Rice and eggs with a bit of soy sauces is Chris Mayhew’s breakfast of choice. Oatmeal was another popular choice among National Champions in our annual interviews, but the key is to avoid experimenting on race day. photo: khastie0714

Currently what I do is rice and eggs at home, then Noosa yogurt and granola at the venue. I fine tune with Clif bars or chews as needed from there. Nutrition isn’t always exact and you should always listen to your body. Have a plan for eating but don’t stick to it blindly when you know you’re hungry. Eat and drink if you need to. If you’re worried about boo belly, consuming 200-300ml of water will aid in processing whatever you’ve eaten.

You should be able to race and not be hungry for 30-60 minutes post-race. If you’re finishing and bonking as you cross the line or very shortly thereafter, you didn’t eat enough somewhere in the last 24 hours.

That said, ideally you’d eat a post-race meal within 30-45 minutes after the race. You want some carbohydrates and some protein, in a 2:1 or 3:1 ratio, and around 300-500 calories total. I am not a fan of recovery drinks if I can avoid them. I won’t fight you over it, but anytime you can eat real food, I’d suggest it.

I eat two servings of Chobani yogurt with granola and half a cup of blueberries. It’s one of my favorite meals, which makes it a no-brainer after racing. After that, maybe grab something from the food truck and watch the elites race. Then go out to dinner with your friends and eat well, especially if you are racing the next day. My favorite part of ’cross might be eating dinner with friends post race.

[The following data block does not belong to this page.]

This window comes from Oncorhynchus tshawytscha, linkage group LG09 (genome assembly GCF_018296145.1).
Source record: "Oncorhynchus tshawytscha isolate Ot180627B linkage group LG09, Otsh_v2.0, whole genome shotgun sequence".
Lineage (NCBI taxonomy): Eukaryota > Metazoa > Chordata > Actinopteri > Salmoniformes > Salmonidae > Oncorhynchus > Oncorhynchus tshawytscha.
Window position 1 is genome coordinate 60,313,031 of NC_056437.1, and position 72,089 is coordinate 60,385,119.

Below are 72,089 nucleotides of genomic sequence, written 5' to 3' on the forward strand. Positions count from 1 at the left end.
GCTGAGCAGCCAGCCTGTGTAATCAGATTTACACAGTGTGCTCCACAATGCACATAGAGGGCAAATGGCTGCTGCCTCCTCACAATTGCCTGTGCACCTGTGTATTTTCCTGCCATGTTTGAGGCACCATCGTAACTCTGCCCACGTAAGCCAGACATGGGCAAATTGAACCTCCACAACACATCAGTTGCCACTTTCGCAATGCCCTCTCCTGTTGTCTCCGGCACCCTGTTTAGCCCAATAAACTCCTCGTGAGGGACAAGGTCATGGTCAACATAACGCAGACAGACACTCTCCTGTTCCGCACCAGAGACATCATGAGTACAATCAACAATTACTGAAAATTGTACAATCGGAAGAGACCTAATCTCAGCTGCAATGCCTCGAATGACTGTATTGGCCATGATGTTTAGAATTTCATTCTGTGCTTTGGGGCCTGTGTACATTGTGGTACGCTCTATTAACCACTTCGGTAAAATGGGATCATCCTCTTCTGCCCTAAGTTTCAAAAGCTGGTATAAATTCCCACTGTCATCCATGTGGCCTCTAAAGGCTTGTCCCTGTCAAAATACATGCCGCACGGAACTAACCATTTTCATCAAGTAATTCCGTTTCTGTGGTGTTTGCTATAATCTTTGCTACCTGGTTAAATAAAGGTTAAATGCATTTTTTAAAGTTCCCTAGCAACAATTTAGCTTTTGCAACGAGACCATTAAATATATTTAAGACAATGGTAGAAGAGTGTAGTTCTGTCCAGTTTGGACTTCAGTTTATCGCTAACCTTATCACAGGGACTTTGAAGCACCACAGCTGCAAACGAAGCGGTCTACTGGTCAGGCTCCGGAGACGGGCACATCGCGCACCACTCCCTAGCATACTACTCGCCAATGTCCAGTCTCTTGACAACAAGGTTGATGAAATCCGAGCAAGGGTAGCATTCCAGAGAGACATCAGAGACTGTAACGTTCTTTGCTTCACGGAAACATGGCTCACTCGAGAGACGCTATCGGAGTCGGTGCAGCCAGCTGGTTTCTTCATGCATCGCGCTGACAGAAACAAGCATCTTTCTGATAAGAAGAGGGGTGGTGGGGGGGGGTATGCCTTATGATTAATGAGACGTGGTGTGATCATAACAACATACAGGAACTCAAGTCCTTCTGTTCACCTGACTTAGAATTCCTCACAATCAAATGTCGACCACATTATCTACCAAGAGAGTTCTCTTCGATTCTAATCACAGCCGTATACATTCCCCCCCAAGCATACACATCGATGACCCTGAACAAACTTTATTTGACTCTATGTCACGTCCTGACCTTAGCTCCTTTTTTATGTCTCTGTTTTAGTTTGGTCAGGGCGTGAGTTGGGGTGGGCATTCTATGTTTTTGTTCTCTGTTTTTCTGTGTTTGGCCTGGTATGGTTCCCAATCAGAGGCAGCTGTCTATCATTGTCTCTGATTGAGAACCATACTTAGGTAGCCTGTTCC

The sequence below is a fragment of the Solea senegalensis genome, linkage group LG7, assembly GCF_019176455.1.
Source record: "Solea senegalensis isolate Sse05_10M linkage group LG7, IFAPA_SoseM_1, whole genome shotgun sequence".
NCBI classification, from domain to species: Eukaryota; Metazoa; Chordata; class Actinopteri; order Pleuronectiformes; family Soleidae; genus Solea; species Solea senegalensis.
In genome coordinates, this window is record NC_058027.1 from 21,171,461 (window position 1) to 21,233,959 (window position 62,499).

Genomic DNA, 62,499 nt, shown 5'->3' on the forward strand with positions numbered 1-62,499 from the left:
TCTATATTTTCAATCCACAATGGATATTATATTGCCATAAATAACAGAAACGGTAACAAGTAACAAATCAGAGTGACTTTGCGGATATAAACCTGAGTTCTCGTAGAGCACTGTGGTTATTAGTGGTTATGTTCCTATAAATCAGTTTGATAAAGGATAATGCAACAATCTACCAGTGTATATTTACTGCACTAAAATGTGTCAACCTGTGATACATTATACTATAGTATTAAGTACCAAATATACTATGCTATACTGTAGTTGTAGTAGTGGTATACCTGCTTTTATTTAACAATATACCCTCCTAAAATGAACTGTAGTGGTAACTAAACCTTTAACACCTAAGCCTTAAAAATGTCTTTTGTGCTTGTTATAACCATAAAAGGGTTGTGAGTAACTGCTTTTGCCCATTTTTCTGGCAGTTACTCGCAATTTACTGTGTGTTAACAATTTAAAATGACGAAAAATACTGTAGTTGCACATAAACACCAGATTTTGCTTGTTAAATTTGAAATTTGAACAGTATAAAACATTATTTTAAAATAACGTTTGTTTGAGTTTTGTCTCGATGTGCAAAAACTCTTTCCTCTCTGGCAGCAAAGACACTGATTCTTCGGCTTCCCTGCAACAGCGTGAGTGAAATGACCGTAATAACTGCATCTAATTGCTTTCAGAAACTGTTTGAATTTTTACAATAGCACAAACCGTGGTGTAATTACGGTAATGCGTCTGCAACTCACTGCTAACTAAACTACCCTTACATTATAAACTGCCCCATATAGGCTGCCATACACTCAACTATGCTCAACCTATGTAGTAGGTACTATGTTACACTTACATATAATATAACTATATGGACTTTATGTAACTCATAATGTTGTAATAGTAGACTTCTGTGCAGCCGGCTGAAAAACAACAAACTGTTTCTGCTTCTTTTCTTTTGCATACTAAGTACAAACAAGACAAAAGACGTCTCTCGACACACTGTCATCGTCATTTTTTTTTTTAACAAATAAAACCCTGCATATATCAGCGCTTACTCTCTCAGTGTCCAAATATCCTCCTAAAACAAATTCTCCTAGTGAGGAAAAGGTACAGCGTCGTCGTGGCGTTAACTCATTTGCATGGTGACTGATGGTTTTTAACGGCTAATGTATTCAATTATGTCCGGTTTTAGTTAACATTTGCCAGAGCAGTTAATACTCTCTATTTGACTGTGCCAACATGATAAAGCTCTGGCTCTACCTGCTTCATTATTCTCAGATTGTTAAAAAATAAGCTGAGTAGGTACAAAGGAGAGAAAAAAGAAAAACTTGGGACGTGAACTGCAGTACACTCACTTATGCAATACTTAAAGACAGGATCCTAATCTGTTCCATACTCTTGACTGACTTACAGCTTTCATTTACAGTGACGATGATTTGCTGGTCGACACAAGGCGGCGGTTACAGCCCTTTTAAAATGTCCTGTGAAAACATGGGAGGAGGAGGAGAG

Go ahead, race local, eat local by supporting your local food track at the race. photo: Bob B. Brown

Food trucks are becoming popular at races and are a good option for post-race food. photo: Bob B. Brown

Eat. Eat a lot. Eat things that provide long-lasting fuel for your body, but can also be processed reasonably easy. Drink a lot of water to aid in the processing of that food. Eat things you want to eat. Follow your favorite pro racers on Instagram for food ideas. They will post their meals!

If you’re having trouble with bonking, start tracking your total calories for 24-48 hours before your race starts to make sure you’re getting enough. Once you have that down then start digging into the composition of those calories. And good luck with your racing!

Have your best cyclocross season ever with all of our Training and Technique Tuesday pieces here from coaches Mayhew, Adam Myerson, Kenneth Lundgren and others.

Also, go to school with our Cyclocross Academy and Cyclocross 101 articles here.